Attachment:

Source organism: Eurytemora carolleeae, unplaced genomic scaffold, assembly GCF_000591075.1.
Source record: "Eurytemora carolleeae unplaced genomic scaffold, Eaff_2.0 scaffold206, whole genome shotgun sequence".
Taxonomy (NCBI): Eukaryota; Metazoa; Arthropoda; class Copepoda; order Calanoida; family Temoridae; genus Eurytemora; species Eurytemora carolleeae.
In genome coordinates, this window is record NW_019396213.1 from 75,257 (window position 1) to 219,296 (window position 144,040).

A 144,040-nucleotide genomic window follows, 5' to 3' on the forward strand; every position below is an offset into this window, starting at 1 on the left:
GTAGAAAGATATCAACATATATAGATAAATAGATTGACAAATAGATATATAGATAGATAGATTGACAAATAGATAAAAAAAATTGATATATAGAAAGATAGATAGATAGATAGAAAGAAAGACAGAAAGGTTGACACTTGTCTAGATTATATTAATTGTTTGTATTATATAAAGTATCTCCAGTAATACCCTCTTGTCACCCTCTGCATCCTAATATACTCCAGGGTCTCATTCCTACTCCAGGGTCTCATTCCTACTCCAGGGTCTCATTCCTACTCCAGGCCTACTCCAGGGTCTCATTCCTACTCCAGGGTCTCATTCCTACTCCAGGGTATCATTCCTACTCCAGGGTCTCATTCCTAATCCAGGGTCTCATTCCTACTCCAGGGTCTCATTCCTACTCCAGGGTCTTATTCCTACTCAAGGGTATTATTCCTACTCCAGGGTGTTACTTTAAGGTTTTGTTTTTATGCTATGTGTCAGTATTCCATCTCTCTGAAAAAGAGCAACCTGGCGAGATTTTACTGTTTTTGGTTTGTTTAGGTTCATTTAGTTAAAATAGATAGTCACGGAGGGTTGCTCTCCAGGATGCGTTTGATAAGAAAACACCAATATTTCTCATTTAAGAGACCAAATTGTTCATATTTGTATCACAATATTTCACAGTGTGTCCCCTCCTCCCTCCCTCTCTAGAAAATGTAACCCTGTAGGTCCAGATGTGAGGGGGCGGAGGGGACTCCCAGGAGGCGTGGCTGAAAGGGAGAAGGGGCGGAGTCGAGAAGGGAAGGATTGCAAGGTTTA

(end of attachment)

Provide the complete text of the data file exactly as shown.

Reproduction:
Source organism: Eurytemora carolleeae, unplaced genomic scaffold, assembly GCF_000591075.1.
Source record: "Eurytemora carolleeae unplaced genomic scaffold, Eaff_2.0 scaffold206, whole genome shotgun sequence".
Taxonomy (NCBI): Eukaryota; Metazoa; Arthropoda; class Copepoda; order Calanoida; family Temoridae; genus Eurytemora; species Eurytemora carolleeae.
In genome coordinates, this window is record NW_019396213.1 from 75,257 (window position 1) to 219,296 (window position 144,040).

A 144,040-nucleotide genomic window follows, 5' to 3' on the forward strand; every position below is an offset into this window, starting at 1 on the left:
GTAGAAAGATATCAACATATATAGATAAATAGATTGACAAATAGATATATAGATAGATAGATTGACAAATAGATAAAAAAAATTGATATATAGAAAGATAGATAGATAGATAGAAAGAAAGACAGAAAGGTTGACACTTGTCTAGATTATATTAATTGTTTGTATTATATAAAGTATCTCCAGTAATACCCTCTTGTCACCCTCTGCATCCTAATATACTCCAGGGTCTCATTCCTACTCCAGGGTCTCATTCCTACTCCAGGGTCTCATTCCTACTCCAGGCCTACTCCAGGGTCTCATTCCTACTCCAGGGTCTCATTCCTACTCCAGGGTATCATTCCTACTCCAGGGTCTCATTCCTAATCCAGGGTCTCATTCCTACTCCAGGGTCTCATTCCTACTCCAGGGTCTTATTCCTACTCAAGGGTATTATTCCTACTCCAGGGTGTTACTTTAAGGTTTTGTTTTTATGCTATGTGTCAGTATTCCATCTCTCTGAAAAAGAGCAACCTGGCGAGATTTTACTGTTTTTGGTTTGTTTAGGTTCATTTAGTTAAAATAGATAGTCACGGAGGGTTGCTCTCCAGGATGCGTTTGATAAGAAAACACCAATATTTCTCATTTAAGAGACCAAATTGTTCATATTTGTATCACAATATTTCACAGTGTGTCCCCTCCTCCCTCCCTCTCTAGAAAATGTAACCCTGTAGGTCCAGATGTGAGGGGGCGGAGGGGACTCCCAGGAGGCGTGGCTGAAAGGGAGAAGGGGCGGAGTCGAGAAGGGAAGGATTGCAAGGTTTA